- Cent$ible Nutrition Program Initial Training Manual, University of Wyoming
- Nutrition Education Process Manual, Rutgers University
- WNEP – Independent Study Course, University of Wisconsin
These new reviews of existing training materials provide a training source for program coordinators. Future steps include contacting program coordinators who did not respond to the survey to identify additional materials for review. EFNEP Western Region coordinators will review any additional materials received. Posting the reviews at <http://efnep.org> will make the materials available for professionals. Western Region coordinators will also identify gaps in training materials and work to develop the needed tools.
The authors extend thanks to Western Region EFNEP members, survey respondents, and those who submitted initial training materials for review. Your contributions were invaluable.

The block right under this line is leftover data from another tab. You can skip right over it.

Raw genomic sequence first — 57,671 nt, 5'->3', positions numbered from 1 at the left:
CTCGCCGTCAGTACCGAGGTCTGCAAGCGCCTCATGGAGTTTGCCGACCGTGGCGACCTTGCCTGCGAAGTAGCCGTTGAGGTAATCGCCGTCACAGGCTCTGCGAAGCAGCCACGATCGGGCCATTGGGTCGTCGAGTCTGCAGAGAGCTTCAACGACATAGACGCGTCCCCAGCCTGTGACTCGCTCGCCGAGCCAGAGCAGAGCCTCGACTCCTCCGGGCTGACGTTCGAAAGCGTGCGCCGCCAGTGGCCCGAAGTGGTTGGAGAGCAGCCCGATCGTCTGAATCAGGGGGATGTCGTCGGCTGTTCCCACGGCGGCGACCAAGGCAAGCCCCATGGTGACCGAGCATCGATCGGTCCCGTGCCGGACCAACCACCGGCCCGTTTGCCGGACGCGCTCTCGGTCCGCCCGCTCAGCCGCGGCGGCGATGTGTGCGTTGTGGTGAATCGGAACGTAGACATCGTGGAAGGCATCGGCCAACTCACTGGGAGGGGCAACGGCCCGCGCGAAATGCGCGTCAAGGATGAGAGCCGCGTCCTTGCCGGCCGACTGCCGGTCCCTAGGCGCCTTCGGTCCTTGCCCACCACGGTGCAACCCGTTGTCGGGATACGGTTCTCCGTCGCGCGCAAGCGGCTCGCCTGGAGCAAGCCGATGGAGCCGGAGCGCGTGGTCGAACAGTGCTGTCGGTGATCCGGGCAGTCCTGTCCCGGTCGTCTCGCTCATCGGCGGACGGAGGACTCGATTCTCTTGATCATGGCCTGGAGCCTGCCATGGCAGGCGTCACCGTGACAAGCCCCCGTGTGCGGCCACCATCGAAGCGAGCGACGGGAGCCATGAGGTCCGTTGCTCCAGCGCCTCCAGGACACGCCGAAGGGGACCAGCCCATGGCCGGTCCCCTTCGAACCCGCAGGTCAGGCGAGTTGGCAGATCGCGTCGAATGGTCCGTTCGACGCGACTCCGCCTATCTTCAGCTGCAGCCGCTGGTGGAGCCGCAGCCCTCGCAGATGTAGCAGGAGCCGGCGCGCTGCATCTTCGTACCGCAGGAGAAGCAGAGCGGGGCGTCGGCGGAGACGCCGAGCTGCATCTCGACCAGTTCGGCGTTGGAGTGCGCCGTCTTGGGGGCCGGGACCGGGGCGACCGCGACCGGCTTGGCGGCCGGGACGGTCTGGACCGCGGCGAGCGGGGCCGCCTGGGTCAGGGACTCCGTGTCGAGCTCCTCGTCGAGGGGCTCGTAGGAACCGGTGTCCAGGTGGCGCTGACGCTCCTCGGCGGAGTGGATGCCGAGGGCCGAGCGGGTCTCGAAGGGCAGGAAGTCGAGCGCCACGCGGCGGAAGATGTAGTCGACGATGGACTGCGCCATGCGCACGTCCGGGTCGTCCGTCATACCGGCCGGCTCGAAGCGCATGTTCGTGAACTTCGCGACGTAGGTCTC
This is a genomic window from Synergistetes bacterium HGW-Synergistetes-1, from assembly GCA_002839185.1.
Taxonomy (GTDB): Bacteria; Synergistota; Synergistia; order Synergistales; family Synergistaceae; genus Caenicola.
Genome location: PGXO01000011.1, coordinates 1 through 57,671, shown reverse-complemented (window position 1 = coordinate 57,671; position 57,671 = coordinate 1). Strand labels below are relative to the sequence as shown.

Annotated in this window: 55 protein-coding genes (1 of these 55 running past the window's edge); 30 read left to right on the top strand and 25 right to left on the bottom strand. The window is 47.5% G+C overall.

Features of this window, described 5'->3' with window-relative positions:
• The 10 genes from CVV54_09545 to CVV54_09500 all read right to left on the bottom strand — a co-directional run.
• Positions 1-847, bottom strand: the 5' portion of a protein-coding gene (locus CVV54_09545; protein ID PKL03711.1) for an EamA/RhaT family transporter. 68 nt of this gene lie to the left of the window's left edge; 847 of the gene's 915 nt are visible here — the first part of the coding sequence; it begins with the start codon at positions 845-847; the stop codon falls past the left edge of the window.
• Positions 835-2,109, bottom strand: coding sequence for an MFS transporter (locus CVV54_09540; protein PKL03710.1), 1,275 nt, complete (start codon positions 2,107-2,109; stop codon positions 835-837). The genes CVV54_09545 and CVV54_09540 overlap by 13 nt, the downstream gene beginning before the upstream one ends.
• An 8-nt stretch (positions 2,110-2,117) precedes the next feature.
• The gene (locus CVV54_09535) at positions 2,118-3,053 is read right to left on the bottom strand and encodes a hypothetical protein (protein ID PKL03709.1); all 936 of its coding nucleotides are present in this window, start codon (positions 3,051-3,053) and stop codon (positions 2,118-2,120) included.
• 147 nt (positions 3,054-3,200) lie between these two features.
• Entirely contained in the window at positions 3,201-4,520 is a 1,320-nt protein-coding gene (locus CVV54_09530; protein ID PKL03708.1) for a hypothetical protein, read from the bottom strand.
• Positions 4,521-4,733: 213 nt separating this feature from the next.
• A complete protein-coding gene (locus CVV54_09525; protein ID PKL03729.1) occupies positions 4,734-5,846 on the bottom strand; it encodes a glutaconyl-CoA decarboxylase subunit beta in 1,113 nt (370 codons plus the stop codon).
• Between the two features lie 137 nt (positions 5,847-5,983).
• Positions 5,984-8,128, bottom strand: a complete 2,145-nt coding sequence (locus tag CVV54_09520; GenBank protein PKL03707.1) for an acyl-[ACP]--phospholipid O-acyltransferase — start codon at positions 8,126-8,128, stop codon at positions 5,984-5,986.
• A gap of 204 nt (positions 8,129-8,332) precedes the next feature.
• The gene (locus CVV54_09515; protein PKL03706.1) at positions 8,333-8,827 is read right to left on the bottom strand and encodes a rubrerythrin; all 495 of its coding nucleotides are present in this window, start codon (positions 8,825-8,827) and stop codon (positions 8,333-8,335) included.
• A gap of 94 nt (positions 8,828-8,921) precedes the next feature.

Baker, S. S., & Pearson, M. (2010). Speaking the same language in paraprofessional staff development. Journal of Extension [On-line], 48(5) Article 5IAW2. Available at: http://www.joe.org/joe/2010october/iw2.php
Baker, S. S., Pearson, M., &Chipman, H. (2009). Development of core competencies for paraprofessional nutrition educators who deliver food stamp nutrition education. Journal of Nutrition Education and Behavior, 41(2), 138-143.
United States Department of Agriculture, National Institute of Food and Agriculture. FY2009: National data Expanded Food and Nutrition Education (EFNEP). (n.d.). Retrieved from: http://www.nifa.usda.gov/nea/food/efnep/pdf/09_national_data_report.pdf
Warrix, M. (1998). Professional development for paraprofessionals: organizing a one day multi agency conference. Journal of Extension [On-line], 36(3) Article 3IAW3. Available at: http://www.joe.org/joe/1998june/iw3.php